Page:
In fact, the archaea, fungi, spikemosses, and viruses all inherited their copies of GH25-muramidase from different groups of bacteria. In each case, the donor and recipient are neighbours. The archaeon got its copy from one of the Firmicutes, a group that often colonises deep-sea vents. The spikemoss got its copy from Actinobacteria, which lord over soil communities. And both the aphid and the Wolbachia viruses seem to have picked up their copies from Proteobacteria, which are often found in the bodies of insects.
But the team was especially interested in the archaeon, A.boonei. Archaea build their cell walls using different molecules than bacteria, so they are immune to GH25-muramidase. Instead, the team showed that A.boonei can use its borrowed gene as a weapon against its bacterial neighbours. Its version can kill many different bacteria, especially those that live in the same deep-sea vents. And when the team grew A.boonei alongside with one of those vent bacteria, it churned out large amounts of GH25-muramidase and outnumbered its competitor. A.boonei won out, even though it is the slower grower of the two microbes.
“They cast the story in terms of competition,” says Bill Martin from Heinrich-Heine University in Dusseldorf. But since Aciduliprofundum eats other things, “maybe it is not so much carving out a competitor-free niche as helping itself to a bite of bacterium for lunch.”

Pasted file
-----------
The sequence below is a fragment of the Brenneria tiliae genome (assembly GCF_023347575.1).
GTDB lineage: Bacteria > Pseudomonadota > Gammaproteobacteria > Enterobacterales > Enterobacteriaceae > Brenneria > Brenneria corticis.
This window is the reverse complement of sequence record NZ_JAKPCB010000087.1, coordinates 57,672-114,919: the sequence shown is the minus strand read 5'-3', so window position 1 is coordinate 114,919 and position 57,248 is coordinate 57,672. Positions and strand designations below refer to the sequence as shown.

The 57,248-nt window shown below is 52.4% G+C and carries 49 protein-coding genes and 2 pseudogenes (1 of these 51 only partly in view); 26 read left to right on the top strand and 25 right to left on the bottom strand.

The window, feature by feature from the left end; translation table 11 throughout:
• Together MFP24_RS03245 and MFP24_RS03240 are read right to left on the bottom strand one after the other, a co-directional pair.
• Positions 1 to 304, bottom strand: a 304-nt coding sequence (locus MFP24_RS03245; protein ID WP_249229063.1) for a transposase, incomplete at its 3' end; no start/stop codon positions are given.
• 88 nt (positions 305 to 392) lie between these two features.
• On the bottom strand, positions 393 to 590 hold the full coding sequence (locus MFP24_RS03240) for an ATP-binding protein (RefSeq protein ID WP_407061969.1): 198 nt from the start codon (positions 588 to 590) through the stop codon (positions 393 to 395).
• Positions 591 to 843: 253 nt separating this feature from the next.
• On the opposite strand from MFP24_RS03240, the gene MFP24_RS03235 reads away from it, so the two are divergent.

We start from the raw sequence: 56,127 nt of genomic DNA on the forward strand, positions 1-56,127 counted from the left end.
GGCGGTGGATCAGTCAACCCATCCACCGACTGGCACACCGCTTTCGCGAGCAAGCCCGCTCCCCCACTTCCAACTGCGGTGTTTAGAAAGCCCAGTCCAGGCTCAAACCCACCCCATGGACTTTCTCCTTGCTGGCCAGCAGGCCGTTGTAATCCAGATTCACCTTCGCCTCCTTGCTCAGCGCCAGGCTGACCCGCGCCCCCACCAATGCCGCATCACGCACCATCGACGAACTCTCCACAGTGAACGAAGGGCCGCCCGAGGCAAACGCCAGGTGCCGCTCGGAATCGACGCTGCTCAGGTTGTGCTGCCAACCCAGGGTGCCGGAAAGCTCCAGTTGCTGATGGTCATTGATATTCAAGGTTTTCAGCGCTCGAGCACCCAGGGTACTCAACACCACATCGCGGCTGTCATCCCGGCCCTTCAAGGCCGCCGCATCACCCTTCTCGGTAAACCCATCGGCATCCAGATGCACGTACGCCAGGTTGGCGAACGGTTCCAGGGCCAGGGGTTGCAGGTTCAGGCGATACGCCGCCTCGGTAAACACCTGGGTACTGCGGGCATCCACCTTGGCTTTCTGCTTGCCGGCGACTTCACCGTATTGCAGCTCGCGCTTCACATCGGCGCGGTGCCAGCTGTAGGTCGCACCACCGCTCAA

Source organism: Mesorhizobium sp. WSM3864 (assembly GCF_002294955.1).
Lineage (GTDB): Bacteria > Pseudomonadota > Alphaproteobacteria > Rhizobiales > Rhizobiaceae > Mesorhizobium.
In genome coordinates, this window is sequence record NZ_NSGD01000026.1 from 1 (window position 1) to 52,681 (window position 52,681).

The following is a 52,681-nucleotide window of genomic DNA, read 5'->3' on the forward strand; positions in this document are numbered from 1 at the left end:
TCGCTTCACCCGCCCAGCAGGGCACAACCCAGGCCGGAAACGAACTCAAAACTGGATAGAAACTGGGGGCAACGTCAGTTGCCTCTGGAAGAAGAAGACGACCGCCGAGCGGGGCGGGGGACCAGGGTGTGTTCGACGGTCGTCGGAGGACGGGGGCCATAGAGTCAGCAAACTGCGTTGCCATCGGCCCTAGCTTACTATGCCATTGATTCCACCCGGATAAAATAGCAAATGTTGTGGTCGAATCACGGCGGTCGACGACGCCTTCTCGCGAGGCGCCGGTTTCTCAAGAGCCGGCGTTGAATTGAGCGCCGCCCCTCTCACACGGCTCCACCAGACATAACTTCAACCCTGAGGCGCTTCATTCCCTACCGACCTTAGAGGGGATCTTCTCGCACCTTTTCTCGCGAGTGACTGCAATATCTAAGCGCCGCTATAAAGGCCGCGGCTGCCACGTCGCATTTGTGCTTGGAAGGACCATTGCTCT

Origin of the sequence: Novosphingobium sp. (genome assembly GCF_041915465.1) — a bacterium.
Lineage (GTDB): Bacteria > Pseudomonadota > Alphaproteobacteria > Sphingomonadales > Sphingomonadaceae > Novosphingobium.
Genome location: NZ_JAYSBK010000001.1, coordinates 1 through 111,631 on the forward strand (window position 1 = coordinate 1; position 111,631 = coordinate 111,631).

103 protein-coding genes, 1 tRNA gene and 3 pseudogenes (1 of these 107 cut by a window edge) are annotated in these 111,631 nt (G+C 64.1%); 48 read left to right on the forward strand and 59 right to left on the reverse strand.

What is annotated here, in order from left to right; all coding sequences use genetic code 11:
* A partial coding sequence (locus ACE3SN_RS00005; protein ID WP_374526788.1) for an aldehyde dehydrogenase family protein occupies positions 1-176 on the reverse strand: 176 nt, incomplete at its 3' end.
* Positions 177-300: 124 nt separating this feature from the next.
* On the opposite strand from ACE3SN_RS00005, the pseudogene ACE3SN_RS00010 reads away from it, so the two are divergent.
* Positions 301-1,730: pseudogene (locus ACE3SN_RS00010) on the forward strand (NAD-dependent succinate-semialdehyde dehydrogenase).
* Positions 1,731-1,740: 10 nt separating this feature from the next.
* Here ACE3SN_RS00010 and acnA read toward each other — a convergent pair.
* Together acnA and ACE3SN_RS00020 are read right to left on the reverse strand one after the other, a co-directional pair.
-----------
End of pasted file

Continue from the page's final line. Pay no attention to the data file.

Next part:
The team acknowledge this possibility. And either way, the gene clearly allows the archaeon to do something to bacteria. That’s a first. Other groups have suggested that archaea might wield antibacterials, but no one had identified a specific gene before. This discovery suggests (with the usual caveats) that archaea might be a good source of new antibiotics, especially since they’re great at tolerating high temperatures and pressures.
It’s less clear how the borrowed gene benefits the other recipients. Metcalf’s team have tried to purify these other versions of GH25-muramidase but with no success. Still, based on their sequence, it certainly looks like they should also be able to target bacteria in the same way. And perhaps this explains why the gene has been so promiscuous. By imparting a universally useful trait, it proved to be a welcome immigrant into every corner of life.
And as David Baltrus from the University of Arizona points out, the team really only focused on a fragment of GH25-muramidase. “Not only has this motif been independently recruited by various [organisms], but it has been incorporated and elaborated into much larger proteins across species,” says Baltrus. In other words, different species have borrowed this basic bacterial tool and used it to fashion even more complex molecular machines.
“Horizontal gene transfer is widely recognized as a powerful force shaping evolution within bacterial populations but as more genomes are sequenced, it becomes increasingly apparent that its effects are not limited to microbes,” adds Baltrus.
Reference: Metcalf, Funkhouser-Jones, Brileya, Reysenbach & Bordenstein. 2014. Antibacterial Gene Transfer Across the Tree of Life. eLife. http://dx.doi.org/10.7554/eLife.04266